The Labour government also lifted those restrictions on foreign investment and ownership in Australia. From that time on, Australian corporations or assets can be easily transferred to foreign hands, either traditional Western businesses from the UK or the US, or from other sources such as Japan and East Asia. There was then a murmured story that a wealthy Singaporean businessman was so impressed by the beauty of Melbourne that he offered to buy the entire city up, to no avail in front of panicked Victorian officials.
Under deregulation, public corporations were not open to market competition but to grabs of foreign as well as domestic investors. Getting rid of these sometimes inefficiently run corporations completely or partially would generate huge financial gains to governments and sharply reduce budget deficits in an instant. This represents a kind of conventional wisdom, rather than any new thinking, since "selling family silvers" has been a tried move to cope with financial difficulties by noblemen, royalties, and commoners alike in the time long past. This time around in contemporary Australia, the differences in selling are that it involved public assets built up on public revenues from many years back.
Under the rationale of competition, state monopolies are to be gone. As a result, many state corporations went under the hammer or listed to attract external buyers. The Commonwealth Bank was offered for sale in three phases from 1991, finalising in 1996 when the bank became a public listed financial institution. Qantas Airways, the national airline, began to sell its 25% shares initially in 1993 to British Airways. A complete sale may not be sensible, for the implication of losing the proud national symbol of "flying kangaroo". A change to the airline's fate cannot be ruled out, as the most recent merger talks involved Singapore Airlines in some forms.
Deregulation of telecommunications experienced a much more dramatic turn and went on more thoroughly. The Australia Telecom had to share the market with a new comer Optus, which was owned by Sintel Group and opted into mobile phones, broadband and 3G businesses. At one time, a strange scene emerged. The national corporation of Telstra (Australia Telecom) was headed by an American CEO Frank Blount, while Optus, supposedly a foreign holding, was headed by a fair dinkum Australian CEO, Bob Mansfield. The irony could not be more in the open when they both spoke in public in their respective strong accents. This awkwardness was partially fixed when Mr. Mansfield took up the position of Chairman of Telstra in 2004, returning to his rightful place.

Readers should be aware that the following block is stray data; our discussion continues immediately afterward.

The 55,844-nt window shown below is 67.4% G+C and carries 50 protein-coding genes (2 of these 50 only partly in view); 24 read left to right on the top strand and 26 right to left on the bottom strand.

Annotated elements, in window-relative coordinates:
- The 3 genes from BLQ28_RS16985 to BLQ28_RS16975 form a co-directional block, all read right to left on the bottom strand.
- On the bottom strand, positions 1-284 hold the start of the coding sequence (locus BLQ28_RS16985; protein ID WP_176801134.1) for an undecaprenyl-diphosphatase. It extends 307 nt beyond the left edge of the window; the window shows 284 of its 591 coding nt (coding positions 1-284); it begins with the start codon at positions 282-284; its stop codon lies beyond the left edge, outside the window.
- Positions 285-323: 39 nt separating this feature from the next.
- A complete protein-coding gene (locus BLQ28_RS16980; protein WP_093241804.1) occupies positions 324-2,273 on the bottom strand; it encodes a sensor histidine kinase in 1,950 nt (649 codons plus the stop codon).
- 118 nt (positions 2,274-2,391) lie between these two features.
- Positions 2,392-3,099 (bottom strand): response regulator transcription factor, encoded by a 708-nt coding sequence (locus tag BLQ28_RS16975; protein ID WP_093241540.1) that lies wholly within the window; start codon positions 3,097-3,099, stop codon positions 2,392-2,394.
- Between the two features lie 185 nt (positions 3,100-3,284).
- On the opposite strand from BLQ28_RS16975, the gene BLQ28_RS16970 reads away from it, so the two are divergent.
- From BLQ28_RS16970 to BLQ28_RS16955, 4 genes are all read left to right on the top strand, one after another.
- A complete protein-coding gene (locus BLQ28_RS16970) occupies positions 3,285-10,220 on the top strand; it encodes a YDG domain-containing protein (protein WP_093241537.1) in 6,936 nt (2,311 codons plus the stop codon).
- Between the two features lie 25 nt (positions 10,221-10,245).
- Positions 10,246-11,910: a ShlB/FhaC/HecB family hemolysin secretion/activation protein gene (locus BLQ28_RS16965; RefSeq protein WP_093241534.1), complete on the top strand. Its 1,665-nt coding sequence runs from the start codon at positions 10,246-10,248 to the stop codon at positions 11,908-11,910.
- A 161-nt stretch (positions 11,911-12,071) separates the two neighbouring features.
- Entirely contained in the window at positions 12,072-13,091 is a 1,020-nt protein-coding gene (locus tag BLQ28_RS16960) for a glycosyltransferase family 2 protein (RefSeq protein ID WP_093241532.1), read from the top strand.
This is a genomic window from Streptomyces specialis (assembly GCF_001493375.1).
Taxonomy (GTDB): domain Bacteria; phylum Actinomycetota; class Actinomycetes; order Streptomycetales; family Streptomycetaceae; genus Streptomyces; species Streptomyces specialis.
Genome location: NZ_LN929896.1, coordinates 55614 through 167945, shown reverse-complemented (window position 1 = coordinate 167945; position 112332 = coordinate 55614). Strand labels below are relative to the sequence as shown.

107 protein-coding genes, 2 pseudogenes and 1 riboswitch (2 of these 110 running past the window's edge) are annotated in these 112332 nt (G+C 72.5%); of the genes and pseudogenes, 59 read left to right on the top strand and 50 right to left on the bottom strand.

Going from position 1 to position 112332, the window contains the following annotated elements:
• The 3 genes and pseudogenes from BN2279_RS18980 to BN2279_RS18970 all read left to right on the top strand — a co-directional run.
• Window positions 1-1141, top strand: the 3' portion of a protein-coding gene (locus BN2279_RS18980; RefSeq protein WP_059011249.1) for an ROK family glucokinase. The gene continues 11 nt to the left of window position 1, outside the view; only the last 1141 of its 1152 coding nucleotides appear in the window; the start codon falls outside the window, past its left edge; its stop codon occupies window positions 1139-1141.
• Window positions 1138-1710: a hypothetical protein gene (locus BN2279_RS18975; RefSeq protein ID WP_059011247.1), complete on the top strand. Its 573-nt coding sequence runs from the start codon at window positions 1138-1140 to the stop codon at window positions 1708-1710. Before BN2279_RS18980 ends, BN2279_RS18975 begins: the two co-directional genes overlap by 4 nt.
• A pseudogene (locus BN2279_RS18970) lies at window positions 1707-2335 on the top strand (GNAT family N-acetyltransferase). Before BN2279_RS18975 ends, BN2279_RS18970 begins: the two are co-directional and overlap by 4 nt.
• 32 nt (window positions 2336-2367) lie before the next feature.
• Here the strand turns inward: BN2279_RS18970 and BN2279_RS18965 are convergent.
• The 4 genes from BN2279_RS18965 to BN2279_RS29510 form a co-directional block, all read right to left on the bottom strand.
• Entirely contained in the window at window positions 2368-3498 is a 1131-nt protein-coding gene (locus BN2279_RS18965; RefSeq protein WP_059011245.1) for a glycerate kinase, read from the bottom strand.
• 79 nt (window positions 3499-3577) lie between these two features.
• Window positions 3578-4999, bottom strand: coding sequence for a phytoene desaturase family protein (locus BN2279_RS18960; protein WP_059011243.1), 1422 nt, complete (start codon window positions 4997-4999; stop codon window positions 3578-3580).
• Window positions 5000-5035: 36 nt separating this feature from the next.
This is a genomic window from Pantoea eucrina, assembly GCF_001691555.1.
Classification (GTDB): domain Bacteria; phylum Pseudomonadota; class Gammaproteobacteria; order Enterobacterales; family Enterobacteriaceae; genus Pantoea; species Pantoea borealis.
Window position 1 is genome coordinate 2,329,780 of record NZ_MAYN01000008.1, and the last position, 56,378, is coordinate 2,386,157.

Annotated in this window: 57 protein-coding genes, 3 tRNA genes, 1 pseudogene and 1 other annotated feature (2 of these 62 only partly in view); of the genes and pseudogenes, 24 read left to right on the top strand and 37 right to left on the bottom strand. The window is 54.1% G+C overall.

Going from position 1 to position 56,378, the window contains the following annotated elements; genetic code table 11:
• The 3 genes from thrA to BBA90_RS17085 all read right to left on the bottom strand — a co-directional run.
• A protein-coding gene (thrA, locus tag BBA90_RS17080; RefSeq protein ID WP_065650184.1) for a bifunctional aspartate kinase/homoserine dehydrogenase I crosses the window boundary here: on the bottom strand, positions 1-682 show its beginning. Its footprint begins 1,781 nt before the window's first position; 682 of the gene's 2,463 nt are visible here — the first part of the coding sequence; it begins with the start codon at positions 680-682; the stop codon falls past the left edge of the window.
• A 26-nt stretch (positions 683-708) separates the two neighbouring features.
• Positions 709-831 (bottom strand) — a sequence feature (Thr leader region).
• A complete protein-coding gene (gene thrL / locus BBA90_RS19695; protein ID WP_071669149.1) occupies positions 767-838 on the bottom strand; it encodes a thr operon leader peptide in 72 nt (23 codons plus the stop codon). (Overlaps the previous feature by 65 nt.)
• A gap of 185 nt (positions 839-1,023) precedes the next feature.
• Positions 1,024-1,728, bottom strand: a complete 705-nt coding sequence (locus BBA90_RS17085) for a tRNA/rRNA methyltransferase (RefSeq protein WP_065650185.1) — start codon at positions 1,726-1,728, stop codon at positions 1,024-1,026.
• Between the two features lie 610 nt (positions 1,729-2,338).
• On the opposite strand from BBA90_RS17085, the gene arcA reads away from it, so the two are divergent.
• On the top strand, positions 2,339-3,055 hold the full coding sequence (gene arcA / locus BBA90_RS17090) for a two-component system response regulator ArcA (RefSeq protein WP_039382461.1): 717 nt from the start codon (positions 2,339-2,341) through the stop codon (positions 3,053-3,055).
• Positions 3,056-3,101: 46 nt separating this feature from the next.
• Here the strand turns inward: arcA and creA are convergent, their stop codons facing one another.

Competition of this kind evidently worked to the benefits of users. Calls from Australia to China used to cost 5 to 6 dollars a minute in my early years in Australia; then it came with special offers, then cheap phone cards, and eventually average rates dropped significantly, with monthly plans of low fees.
Telstra was also offered its shares to sell to the investors and the public. This behemoth cannot escape the chop of dismantling. The first public offering came in 1997. I fiddled through the thick Telstra prospectus, just for a peek, but hesitated on buying any offered shares. this proved a bad business decision, as the purchase of the first offering remain profitable on paper, even after long turbulence in later years. The second offering was in 1999 and made investors loath later, as price of the stock dropped and losses showed up on paper. The third offering, the T3, was considered in 2005, and is still in process amidst wranglings. It is just well a sequence of Terminator movies, as the actions taken undoubtedly aim at the termination of this mammoth corporation seen as a state liability. As the Terminator again, the state custodian will cease to function after the curtain fall.
For these selling, they were executed by the Coalition government, after Labour's initial drives. With the agenda of deregulation endorsed and state holding discredited at the federal level, state governments made their own moves, turning public utilities including water, gas, and power into private hands. Achieving budget balances was an ultimate goal to governments, and they to varying degrees favoured unloading available assets in a privatisation rush. Rail transport in Victoria is now in the hands of Connex, and toll roads came under Transurban. Other state governments, now all Labour, followed suit and do the same in a full speed forward drive.